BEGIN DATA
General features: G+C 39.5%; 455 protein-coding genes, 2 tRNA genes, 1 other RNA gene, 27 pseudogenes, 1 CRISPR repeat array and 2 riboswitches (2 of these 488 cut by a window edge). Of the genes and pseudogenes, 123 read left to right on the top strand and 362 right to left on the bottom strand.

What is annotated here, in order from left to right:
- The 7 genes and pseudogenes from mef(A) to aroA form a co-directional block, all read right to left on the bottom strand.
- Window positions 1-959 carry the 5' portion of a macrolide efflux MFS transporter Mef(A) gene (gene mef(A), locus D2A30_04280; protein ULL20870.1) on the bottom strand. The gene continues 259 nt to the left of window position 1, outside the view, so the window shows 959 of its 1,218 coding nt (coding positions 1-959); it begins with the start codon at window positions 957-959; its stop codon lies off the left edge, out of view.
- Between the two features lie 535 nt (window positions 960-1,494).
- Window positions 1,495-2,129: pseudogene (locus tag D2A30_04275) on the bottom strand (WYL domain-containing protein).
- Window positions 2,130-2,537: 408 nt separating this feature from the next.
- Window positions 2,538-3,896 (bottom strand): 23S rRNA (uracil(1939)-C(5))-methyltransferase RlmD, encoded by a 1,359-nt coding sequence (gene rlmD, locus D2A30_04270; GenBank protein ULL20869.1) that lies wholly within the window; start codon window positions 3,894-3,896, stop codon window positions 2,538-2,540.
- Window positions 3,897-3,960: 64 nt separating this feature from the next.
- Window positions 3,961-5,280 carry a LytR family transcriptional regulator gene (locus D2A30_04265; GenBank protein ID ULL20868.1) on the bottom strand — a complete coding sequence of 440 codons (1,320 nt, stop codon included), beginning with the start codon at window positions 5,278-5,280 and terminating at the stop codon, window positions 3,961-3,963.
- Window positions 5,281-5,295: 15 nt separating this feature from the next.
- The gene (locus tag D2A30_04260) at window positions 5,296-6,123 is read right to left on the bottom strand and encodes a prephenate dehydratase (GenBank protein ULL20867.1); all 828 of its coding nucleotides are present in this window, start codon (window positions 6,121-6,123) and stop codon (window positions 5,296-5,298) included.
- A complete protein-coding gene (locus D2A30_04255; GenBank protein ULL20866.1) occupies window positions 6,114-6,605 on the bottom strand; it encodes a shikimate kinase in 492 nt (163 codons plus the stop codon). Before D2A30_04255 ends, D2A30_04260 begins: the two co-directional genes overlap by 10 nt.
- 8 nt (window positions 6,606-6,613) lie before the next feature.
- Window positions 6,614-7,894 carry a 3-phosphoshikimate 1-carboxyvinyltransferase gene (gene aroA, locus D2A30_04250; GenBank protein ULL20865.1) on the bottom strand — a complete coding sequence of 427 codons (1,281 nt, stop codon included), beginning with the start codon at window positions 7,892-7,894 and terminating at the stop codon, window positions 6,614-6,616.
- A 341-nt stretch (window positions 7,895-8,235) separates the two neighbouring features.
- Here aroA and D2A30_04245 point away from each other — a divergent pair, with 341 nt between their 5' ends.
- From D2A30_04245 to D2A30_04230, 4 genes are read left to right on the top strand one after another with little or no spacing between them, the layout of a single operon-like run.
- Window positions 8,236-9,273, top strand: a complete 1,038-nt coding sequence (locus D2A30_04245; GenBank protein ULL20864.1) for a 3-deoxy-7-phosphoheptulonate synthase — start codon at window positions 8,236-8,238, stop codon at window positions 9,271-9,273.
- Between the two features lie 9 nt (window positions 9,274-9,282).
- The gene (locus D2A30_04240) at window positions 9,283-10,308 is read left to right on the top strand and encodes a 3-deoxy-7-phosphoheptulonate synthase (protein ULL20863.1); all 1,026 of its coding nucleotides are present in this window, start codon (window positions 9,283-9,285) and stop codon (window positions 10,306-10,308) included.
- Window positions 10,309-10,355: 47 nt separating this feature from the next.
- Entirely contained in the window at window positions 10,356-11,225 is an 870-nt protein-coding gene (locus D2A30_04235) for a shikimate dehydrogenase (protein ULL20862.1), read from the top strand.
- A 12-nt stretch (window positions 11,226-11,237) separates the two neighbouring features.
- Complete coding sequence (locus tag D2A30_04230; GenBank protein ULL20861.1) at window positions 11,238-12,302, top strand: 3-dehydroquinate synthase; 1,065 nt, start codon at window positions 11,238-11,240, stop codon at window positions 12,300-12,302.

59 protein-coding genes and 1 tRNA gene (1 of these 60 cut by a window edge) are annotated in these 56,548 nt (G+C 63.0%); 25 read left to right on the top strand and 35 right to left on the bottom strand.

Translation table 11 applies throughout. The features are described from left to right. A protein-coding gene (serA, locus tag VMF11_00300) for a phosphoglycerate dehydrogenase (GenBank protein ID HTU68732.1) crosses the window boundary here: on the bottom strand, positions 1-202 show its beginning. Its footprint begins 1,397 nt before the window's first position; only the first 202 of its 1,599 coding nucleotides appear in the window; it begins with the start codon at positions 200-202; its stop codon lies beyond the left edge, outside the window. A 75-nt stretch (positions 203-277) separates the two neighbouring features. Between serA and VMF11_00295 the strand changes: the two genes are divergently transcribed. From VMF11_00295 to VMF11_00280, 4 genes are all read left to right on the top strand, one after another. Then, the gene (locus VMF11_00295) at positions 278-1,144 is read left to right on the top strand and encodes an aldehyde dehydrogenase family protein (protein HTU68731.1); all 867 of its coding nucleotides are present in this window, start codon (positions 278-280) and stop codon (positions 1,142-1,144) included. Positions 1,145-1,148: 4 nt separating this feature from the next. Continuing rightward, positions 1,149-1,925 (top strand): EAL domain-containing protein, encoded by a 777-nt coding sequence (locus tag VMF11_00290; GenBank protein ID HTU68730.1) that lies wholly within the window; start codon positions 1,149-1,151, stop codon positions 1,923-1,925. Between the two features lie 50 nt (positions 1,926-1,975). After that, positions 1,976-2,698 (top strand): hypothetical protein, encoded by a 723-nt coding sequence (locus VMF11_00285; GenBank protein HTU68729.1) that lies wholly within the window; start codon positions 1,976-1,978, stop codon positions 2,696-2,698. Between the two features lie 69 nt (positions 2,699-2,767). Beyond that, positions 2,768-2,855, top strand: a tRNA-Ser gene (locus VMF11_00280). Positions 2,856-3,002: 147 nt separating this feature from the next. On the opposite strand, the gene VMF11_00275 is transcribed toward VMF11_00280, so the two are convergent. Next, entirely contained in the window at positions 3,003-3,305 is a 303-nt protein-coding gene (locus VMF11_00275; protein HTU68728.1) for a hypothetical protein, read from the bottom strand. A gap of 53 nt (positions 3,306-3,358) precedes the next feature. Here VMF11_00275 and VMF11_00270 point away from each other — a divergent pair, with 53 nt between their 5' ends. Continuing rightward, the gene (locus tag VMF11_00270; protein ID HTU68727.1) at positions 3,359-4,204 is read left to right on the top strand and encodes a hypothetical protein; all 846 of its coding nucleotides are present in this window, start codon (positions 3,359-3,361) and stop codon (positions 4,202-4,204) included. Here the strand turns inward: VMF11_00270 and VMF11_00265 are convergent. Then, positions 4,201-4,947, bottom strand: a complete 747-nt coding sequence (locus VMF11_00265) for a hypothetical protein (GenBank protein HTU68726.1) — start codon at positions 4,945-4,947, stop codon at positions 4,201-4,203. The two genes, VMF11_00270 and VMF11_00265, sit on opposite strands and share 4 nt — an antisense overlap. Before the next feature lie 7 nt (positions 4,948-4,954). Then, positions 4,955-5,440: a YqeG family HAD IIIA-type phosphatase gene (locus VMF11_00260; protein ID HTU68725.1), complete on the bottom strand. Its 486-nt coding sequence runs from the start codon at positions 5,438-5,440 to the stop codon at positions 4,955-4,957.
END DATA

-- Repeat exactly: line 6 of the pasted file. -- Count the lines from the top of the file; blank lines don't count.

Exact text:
- Window positions 1,495-2,129: pseudogene (locus tag D2A30_04275) on the bottom strand (WYL domain-containing protein).